An elephant with the GOP symbol on it stepping on general Pride rainbow flag and transgender visibility flag


How the Right Is Winning the Messaging War Against LGBTQ People

Conservative extremists are doing everything in their power to eradicate queer visibility, with their disingenuous cries of "cancel culture" and "wokeism." And they've only just begun.

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Last month, State Farm caved to pressure from right-wing extremists and abandoned its LGBTQ+ book program only hours after it became the target of a widespread anti-LGBTQ+ disinformation campaign. The right-wing organization Consumers’ Research launched a coordinated attack against State Farm after learning that the company had partnered with the GenderCool Project, a youth-led advocacy group, to provide trans-inclusive books to schools and public libraries in Florida that signed up to participate in the program. 

After being forwarded an email about the book program from an anonymous source, Consumers’ Research published an attack ad against State Farm on May 23, accusing the insurance company of supporting “textbook indoctrination” and “targeting 5-year-olds for conversations about sexual identity.” The ad also included an altered version of State Farm’s infamous jingle, replacing the words “good neighbor” with “creepy neighbor” and heavily implying that the company’s efforts to provide schools and communities with age-appropriate books with LGBTQ+ characters is something to be feared rather than embraced. 

Will Hilds, the executive director of Consumers’ Research, also tweeted a screenshot of the internal email, which was soon amplified by Chaya Raichik, the woman behind the notorious Twitter account Libs of TikTok, prompting a cascade of harassment from conservatives. Arizona state Sen. Wendy Rogers and media analyst Mark Dice chastised State Farm for going “woke” and trying to “groom” children. This wasn’t just limited to Twitter, however. Right-wing media sites published numerous articles about the so-called whistleblower leak, parroting Hild’s misleading narrative and anti-LGBTQ+ rhetoric. In addition, Consumers’ Research spent thousands of dollars on Facebook ads smearing the insurance company, many of which still remain active today.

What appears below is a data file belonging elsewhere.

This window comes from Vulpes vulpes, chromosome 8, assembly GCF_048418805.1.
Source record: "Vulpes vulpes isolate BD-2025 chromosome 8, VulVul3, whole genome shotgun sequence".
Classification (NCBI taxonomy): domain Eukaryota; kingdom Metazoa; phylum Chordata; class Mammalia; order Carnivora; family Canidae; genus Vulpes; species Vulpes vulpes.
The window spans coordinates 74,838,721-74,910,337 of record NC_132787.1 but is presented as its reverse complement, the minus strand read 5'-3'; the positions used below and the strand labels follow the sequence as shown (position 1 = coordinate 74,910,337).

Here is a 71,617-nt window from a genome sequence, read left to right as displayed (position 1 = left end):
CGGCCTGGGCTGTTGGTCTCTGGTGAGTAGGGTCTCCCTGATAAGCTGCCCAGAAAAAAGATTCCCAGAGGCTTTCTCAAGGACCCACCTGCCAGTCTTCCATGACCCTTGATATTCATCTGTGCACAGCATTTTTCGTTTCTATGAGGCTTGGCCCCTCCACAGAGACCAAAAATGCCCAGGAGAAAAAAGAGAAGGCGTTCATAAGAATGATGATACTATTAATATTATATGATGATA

The onslaught led State Farm to backpedal on the book program, announcing it had officially ended its partnership with the GenderCool Project hours after launch. To make matters worse, the company then came out against LGBTQ+-inclusive education. In a staff email, State Farm’s chief diversity officer Victor Terry told his colleagues that “conversations about gender and identity should happen at home with parents.” State Farm spokesperson Roszell Gadson also echoed this sentiment, telling the Washington Post that the company doesn’t “support required curriculum in schools on this topic.” 

After this news broke, conservative activist and Manhattan Institute fellow Christopher Rufo took to Twitter to pat himself on the back for this triumph, referring to State Farm’s relent as the “working model” of his anti-LGBTQ+ campaign. “Disney was the proof of concept. State Farm is the working model. Other companies will be next,” Rufo tweeted. He also admitted to “waging war” against corporations that “adopt woke ideology” and provided details about his “playbook” against Disney, which he claims helped lower public approval of the media conglomerate to 33 percent. Encouraging his followers to “keep the pressure on” Fortune 100 companies that dare to consider LGBTQ+ inclusivity, Rufo relished in his victory over State Farm, tweeting, “That’s how we win.”

This attack on State Farm is part of a much larger effort to erase queer and trans identity by eroding public support for the LGBTQ+ community and punishing those who step out of line. For months, Rufo and other conservative ideologues have been baselessly accusing teachers and LGBTQ+ adults of being “groomers” who want to sexualize children and “indoctrinate” them into being queer or trans. Conservatives have also been peddling bad faith arguments about the growth of the LGBTQ+ community in an attempt to rekindle the myth that being queer or trans is something that you can somehow “catch” rather than an immutable characteristic or valid identity. 

In response to a February Gallup poll indicating an increase in the number of people who now self-identify as LGBTQ+ in the U.S., many right-wing figures have been falsely claiming that coming out as queer or trans is a concerning trend, especially among young people, and that any proximity to queer people and queer media will essentially rub off on children. Most recently, Georgia Rep. Majorie Taylor Greene falsely claimed that straight people will become extinct in a few generations if people keep coming out at the current rate. “They just want you to think that all of a sudden the entire population is steadily turning gay or turning trans,” Greene said during a social media livestream in late May. “Probably in about four or five generations, no one will be straight anymore. Everyone will be either gay or trans or non-conforming or whatever the list of 50 or 60 different options there are.”